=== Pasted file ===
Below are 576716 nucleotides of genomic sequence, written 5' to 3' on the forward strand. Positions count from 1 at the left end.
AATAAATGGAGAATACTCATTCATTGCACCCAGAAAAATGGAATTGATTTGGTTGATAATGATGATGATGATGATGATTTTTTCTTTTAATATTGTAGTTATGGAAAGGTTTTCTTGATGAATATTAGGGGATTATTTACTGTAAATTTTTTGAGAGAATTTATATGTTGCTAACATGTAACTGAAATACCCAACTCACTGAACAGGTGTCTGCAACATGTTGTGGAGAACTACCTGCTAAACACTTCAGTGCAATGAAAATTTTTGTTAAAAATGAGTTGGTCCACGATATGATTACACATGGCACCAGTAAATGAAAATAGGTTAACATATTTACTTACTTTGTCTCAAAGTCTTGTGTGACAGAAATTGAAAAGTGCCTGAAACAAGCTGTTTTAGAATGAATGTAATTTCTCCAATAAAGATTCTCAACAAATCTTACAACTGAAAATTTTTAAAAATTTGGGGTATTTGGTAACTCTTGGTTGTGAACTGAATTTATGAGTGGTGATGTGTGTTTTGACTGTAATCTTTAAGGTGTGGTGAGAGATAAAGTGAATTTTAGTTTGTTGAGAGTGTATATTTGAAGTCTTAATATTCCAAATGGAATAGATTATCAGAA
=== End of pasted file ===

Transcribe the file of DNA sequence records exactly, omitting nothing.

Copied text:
Below are 576716 nucleotides of genomic sequence, written 5' to 3' on the forward strand. Positions count from 1 at the left end.
AATAAATGGAGAATACTCATTCATTGCACCCAGAAAAATGGAATTGATTTGGTTGATAATGATGATGATGATGATGATTTTTTCTTTTAATATTGTAGTTATGGAAAGGTTTTCTTGATGAATATTAGGGGATTATTTACTGTAAATTTTTTGAGAGAATTTATATGTTGCTAACATGTAACTGAAATACCCAACTCACTGAACAGGTGTCTGCAACATGTTGTGGAGAACTACCTGCTAAACACTTCAGTGCAATGAAAATTTTTGTTAAAAATGAGTTGGTCCACGATATGATTACACATGGCACCAGTAAATGAAAATAGGTTAACATATTTACTTACTTTGTCTCAAAGTCTTGTGTGACAGAAATTGAAAAGTGCCTGAAACAAGCTGTTTTAGAATGAATGTAATTTCTCCAATAAAGATTCTCAACAAATCTTACAACTGAAAATTTTTAAAAATTTGGGGTATTTGGTAACTCTTGGTTGTGAACTGAATTTATGAGTGGTGATGTGTGTTTTGACTGTAATCTTTAAGGTGTGGTGAGAGATAAAGTGAATTTTAGTTTGTTGAGAGTGTATATTTGAAGTCTTAATATTCCAAATGGAATAGATTATCAGAA